H. pylori is in the news again. It was back in the 1990's that the plucky bacterium, Helicobacter pylori which colonizes the inhospitably acidic mucous in the human stomach lining, first started making headlines as the real cause of peptic ulcers. Up until then the treatment had been bland diets and deep breathing, but now ulcer sufferers could look forward to real relief from a simple course of antibiotics. It was also implicated in some kinds of stomach cancer, so discovery and treatment was a remarkable achievement.
But the story didn't end there. Researchers have now discovered that H. pylori may also be involved in regulating stomach acidity in otherwise healthy humans. When its environment becomes too acid, the bacteria releases toxins that inflame the stomach lining, triggering a reduction in acid levels. For the last 50 years or so, increased sanitation and widespread use of antibiotics has reduced the overall infection rate for H. pylori, and we have also seen an attendant increase in acid reflux disease and esophageal cancer across the same populations. It's speculated that its decline may also be a factor in epidemic obesity because of its role in amplifying or suppressing the stomach's appetite signals.
So should we have it or not? Is it a good bacteria or a bad bacteria?
Of course it's not intrinsically good or bad -- there is nothing in its genome which encodes its moral value. As a bacteria it simply is. It exists; it has properties and qualities which can be measured and understood. It is a fact. To make a moral judgment about it requires evaluating it relative to a set of values. Values provide a rating system -- kind of a moral Siskel and Ebert -- that we can use to compare the facts about a situation or thing and determine if it's good or bad. From there it's a short step to normative ethics, where we decide what we should do based on the facts that confront us. The formula is: what is, measured by our values, determine what we ought to do. But where do our values come from?
The conventional answer is: Nowhere. Many traditions, from both right and left, insist that we cannot derive "ought" from "is". They believe that values, the system that takes us from observations to prescriptions, are arbitrary and are not subject to reason. The moral relativism of the postmodernists argues that values are specific to a given society at a given time, and that it's impossible to compare one set of values to another since to do so would require yet a third set of values. Since I would use my values to compare my values to your values, my values will always come out ahead. Any rigged contest like that would be immoral, thus all values systems must be equal on their own merits. (Postmodernists stock in trade is the Stolen Concept.)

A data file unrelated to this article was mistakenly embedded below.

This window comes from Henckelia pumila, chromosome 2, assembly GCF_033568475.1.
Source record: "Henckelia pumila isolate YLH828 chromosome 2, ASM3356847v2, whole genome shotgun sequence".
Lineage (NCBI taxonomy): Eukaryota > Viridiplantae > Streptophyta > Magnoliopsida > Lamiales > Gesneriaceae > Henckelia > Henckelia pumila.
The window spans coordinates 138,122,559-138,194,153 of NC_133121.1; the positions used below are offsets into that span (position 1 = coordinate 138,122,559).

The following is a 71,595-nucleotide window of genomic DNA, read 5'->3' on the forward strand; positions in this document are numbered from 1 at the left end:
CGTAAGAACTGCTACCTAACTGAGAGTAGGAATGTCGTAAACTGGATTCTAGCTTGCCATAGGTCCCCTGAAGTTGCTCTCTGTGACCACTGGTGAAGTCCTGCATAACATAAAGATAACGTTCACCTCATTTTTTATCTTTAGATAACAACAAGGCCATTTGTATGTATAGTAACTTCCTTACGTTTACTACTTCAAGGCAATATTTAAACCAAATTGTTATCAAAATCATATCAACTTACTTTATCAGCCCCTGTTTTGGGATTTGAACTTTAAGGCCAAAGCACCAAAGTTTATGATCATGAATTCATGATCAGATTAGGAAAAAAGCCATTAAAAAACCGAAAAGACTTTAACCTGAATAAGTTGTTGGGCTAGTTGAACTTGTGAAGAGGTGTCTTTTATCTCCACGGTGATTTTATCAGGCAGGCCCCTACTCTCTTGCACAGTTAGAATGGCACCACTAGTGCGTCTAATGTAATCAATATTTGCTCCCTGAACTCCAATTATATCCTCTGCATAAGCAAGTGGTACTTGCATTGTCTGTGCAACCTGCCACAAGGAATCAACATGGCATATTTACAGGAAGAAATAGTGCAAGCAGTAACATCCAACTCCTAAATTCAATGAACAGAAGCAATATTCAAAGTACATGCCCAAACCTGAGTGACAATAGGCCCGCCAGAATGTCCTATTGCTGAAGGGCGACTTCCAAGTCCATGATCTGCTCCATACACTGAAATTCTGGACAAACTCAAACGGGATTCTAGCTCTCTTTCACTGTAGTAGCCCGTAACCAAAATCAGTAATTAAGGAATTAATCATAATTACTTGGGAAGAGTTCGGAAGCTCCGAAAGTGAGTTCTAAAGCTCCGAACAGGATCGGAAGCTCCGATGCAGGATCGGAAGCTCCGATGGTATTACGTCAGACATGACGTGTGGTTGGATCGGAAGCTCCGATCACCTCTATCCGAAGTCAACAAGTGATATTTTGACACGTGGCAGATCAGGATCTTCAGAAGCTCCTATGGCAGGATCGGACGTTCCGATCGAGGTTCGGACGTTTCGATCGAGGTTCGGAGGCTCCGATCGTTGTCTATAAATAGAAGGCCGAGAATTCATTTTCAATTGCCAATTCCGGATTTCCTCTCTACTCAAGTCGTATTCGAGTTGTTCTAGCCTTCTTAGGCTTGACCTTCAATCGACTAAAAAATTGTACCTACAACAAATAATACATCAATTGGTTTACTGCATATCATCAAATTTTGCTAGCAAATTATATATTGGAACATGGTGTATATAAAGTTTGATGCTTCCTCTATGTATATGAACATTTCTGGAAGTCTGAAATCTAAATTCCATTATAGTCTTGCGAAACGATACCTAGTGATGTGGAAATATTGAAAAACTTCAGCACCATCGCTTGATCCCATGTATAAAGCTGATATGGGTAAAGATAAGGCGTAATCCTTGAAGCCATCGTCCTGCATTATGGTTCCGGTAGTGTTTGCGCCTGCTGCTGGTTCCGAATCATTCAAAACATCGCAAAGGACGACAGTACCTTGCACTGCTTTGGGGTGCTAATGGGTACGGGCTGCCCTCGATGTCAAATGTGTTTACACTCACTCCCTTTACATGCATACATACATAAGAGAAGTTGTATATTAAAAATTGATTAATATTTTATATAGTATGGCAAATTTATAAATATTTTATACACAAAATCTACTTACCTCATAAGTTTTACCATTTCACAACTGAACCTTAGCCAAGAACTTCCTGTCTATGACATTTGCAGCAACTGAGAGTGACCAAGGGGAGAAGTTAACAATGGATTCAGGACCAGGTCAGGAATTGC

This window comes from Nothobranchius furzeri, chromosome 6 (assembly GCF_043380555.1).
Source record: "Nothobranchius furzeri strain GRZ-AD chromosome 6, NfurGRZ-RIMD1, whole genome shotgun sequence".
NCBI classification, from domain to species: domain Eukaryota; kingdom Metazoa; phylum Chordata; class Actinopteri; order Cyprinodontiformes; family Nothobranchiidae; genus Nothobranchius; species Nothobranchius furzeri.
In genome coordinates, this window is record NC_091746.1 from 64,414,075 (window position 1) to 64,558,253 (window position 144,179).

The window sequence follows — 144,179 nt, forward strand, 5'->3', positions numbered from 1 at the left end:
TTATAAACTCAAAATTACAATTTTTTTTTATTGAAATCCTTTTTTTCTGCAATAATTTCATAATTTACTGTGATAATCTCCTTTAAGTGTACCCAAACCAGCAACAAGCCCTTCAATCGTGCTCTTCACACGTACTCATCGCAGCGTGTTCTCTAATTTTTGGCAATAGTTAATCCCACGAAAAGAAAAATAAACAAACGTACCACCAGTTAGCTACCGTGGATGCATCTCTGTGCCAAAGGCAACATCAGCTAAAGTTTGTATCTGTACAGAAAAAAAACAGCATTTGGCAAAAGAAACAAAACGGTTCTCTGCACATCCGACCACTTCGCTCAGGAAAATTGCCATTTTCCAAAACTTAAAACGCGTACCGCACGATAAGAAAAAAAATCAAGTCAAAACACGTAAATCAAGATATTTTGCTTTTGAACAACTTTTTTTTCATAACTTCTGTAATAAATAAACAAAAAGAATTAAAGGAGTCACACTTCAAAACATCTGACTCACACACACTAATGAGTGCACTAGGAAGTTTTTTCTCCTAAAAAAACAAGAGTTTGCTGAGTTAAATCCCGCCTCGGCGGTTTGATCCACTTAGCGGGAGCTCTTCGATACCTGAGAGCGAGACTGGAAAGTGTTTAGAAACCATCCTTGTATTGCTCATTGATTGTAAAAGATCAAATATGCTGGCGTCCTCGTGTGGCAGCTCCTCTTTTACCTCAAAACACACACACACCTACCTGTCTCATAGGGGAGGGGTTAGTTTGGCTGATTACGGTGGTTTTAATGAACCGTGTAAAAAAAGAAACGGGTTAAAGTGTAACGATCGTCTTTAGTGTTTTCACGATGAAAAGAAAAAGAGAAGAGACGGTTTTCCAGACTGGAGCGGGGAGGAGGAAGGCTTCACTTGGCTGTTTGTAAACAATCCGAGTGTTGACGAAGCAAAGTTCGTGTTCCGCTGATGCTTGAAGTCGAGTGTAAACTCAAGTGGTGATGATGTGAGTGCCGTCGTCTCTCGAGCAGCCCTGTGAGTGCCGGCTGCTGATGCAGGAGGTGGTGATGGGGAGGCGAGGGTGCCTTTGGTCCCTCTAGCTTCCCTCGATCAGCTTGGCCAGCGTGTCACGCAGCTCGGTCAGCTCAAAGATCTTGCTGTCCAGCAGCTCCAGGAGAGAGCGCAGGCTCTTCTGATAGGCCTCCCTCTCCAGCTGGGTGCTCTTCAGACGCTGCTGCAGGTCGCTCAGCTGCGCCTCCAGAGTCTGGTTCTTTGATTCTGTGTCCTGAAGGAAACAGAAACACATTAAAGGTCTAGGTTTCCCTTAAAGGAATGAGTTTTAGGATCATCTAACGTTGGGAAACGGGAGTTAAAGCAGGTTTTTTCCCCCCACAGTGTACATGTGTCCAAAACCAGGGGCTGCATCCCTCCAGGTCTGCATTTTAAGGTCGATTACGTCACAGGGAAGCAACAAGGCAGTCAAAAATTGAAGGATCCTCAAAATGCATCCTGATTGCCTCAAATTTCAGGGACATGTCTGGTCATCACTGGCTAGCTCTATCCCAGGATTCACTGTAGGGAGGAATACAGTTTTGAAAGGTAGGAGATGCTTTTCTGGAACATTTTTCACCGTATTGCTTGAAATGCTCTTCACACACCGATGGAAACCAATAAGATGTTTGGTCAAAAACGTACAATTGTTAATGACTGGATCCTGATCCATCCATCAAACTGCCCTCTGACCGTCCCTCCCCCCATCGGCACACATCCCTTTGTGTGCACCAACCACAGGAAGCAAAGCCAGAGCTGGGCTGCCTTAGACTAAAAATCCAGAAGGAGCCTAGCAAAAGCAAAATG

The moral fundamentalists, on the other hand, believe that values come from some supernatural or extra-rational source. Whether relying on holy texts or what just "feels right," they argue that values come to us fully-formed and immutable. Some external agency, whether God or some deep part of the soul (never the rational mind), gives us values which are complete and correct, and anyone who disagrees is either not seeing clearly or is trying to excuse immoral desires. Despite deeply felt conviction, however, fundamentalist ethics are just as bankrupt as moral relativism and for the same reason. Values themselves can be subject to testing.
Medicine is a great example. Medical ethics is a complex and demanding field with a vast body of thought that stretches back to Hippocrates. While the edifice is worthy of study on its own, it is rooted in some core values. Doctors value life over death, comfort over pain, vigor over lassitude -- in short, all those attributes associated with well-being. Could we imagine a system of values that would reverse these preferences? Not really. That's not just a modern or Western bias -- the core value of heath is universal because it's derived from human nature. An alternate system of values will be about as successful as an animal born with a preference for seeking out and consuming deadly toxins. Here we have a clear-cut case of an "ought" -- medical ethics -- being derived from an "is" -- the facts of human biology.
There is an even more essential value than the health of our bodies; that is truth over falsehood. Getting things right matters. Even if values were independent of what exists, it would be critical to have the correct facts about the world so as to apply our values correctly. Without true inputs our judgments and actions are worthless at best, deadly destructive at worst. But since values themselves also built upon an accurate apprehension of nature, the world, and of each other, truth is essential not only for deciding right from wrong, but in determining what is right and what is wrong in the first place. Truth is the first moral value.